From the onset of Russia’s war in Ukraine, more than 3.3 million Ukrainians have fled their homes to escape the fighting.
The ongoing exodus has triggered a wave of refugee crises, perhaps outstripping any such movements seen since World War II, the UN High Commissioner for Refugees said.
At the start of Russia’s invasion of Ukraine, Taiwan was quick to condemn the war, announced economic sanctions against Russia and expressed admiration for Ukrainians for defying coercive power, resisting aggression and defending their country.
Taiwan has further lent a helping hand to Ukraine. All walks of life in Taiwan, from the government to business organizations, advocacy groups and members of the public, are stepping up coordinated efforts to support Ukrainians fleeing their homeland.
Political officials from the ruling Democratic Progressive Party (DPP) and the opposition Chinese Nationalist Party (KMT) vowed to donate one month’s salary to contribute to a special donation account set up by the Disaster Relief Foundation and the Taiwan Red Cross to help Ukrainian refugees.
As of Monday, the account designated by the government had received NT$743 million (US$26 million), while donations from a crowdfunding platform reached a total of NT$156.36 million. All donations from the public would be given to Poland, Slovakia, Hungary, the Czech Republic and Lithuania to help Ukrainian refugees.
Concrete efforts also include donations of money, medical supplies and a wide variety of daily necessities. More than 20,000 boxes of supplies are scheduled to be sent to the Polish Strategic Reserves Agency, and other agencies in Ukraine’s neighboring countries where refugees are seeking security and shelter.
Even ordinary Taiwanese, who do not pay much attention to international politics, have been willing to donate and join volunteer groups to help pack the products while heeding the worrisome situation in eastern Europe, where Russia’s invasion of Ukraine caused a global uproar and raised the urgent issue of helping refugees.
In general, Taiwanese have sympathy for Ukrainians, who are victims of Russian President Vladimir Putin’s ruthless war and are in urgent need of assistance, especially shelter, medical care and resettlement.
Indeed, Taiwan’s donation of food, money and necessities to Ukrainian refugees tell pundits a moving story about how a middle power like Taiwan has been determined to stretch its hands to its democratic fellow.
Minister of Foreign Affairs Joseph Wu (吳釗燮) said the courage and determination of Ukrainian people have touched Taiwanese, and Ukraine’s fight against Russia has been “an inspiration to Taiwanese facing threats and coercion from authoritarian power.”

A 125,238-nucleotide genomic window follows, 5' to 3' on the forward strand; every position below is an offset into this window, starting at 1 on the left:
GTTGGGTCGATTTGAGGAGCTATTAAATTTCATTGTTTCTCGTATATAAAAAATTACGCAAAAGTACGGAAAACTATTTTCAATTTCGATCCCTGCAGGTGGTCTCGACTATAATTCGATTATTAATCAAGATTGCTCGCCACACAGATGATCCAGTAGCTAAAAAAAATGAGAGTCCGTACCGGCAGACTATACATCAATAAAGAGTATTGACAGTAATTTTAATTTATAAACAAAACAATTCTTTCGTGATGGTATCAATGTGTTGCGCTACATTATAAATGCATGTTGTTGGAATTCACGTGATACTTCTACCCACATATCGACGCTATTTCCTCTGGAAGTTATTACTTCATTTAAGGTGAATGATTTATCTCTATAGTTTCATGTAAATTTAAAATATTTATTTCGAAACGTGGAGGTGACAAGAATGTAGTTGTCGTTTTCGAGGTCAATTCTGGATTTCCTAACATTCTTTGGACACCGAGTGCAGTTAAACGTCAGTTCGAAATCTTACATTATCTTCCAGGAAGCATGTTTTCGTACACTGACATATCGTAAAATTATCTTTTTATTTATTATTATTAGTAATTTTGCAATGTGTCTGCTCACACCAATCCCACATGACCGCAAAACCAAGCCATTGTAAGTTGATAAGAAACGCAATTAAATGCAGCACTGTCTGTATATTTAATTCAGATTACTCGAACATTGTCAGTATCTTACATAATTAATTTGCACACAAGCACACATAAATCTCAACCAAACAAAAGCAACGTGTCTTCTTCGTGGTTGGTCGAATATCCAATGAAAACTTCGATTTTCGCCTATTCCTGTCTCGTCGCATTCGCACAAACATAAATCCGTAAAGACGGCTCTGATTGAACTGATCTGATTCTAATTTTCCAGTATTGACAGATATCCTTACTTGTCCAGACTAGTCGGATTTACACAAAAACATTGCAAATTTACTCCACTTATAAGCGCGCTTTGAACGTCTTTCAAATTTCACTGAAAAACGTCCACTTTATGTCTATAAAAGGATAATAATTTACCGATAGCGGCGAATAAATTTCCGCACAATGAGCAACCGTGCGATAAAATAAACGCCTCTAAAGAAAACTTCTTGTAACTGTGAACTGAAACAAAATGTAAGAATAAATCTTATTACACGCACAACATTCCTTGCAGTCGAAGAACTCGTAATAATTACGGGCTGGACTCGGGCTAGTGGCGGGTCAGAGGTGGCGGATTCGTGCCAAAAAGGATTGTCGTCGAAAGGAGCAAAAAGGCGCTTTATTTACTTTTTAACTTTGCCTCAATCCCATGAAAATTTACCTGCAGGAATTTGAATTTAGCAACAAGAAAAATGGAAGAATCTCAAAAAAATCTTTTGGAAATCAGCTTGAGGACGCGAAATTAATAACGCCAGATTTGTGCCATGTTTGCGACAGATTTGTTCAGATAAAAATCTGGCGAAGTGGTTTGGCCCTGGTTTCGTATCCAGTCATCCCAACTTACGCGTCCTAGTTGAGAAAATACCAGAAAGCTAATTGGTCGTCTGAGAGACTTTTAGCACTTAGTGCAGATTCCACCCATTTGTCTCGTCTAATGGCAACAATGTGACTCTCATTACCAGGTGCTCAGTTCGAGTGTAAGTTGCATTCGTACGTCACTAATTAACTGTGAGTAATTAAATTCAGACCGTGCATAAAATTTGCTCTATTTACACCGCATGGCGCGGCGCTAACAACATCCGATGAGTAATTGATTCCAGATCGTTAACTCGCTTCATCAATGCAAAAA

Diplomatic support and donations for Ukrainian refugees have been in line with Taiwan’s commitment to stand strong with democratic countries against intimidation from authoritarian regimes.
President Tsai Ing-wen (蔡英文) underlined the importance of supporting Ukraine by saying: “We are also moved by the determination of the Ukrainian people to defend their country and democratic way of life. We are united in support of our shared values.”
With donations to Ukrainian refugees, Taiwan has continued to highlight the spirit of “Taiwan can help” in its foreign policy, especially in times of crises.
Under that slogan, Taiwan donated surgical masks to countries hit hard by the COVID-19 pandemic. Taiwan also provided medical supplies and technologies, and shared hands-on experiences with countries worldwide to help them fight COVID-19.
In the past few years, “Taiwan can help” has become the motto of the nation’s responsible diplomacy.
The campaign launched to collect humanitarian supplies is the portrayal of this spirit, and in garnering donations, Taiwan hopes to deliver emergency supplies to Ukrainian refugees in need.
However, the logic of Taiwan’s support for Ukrainian refugees also lies in the inspiration that Taiwanese gain when helping Ukraine.
When facing coercion exerted by an authoritarian neighbor, Ukrainians stood unwavering against Russia’s intimidation.
Ukrainians’ courage has inspired the patriotism of Taiwanese.
By assisting Ukrainian refugees, Taiwanese have shown their determination to support and adhere to democracy and freedom.
Through their donations, Taiwanese showed warming support for Ukrainian refugees, implying a condemnation of Putin’s atrocities.
Taiwanese fully understand that if Taiwan were to neglect the war in Ukraine, the international community might not come to its aid if the same happens to Taiwan.
In essence, Taipei and Kyiv are under direct challenges of irredentist nationalism used by leaders from Beijing and Moscow to invoke nationalistic sentiments among their citizens.
Taiwanese understand Ukraine’s geopolitical situation comprehensively, as their nation has been continually intimidated by China, whose ambition to annex Taiwan has been notorious among the international community. While Ukraine is fighting against Russia’s domination, Taiwan faces the threat of invasion by China.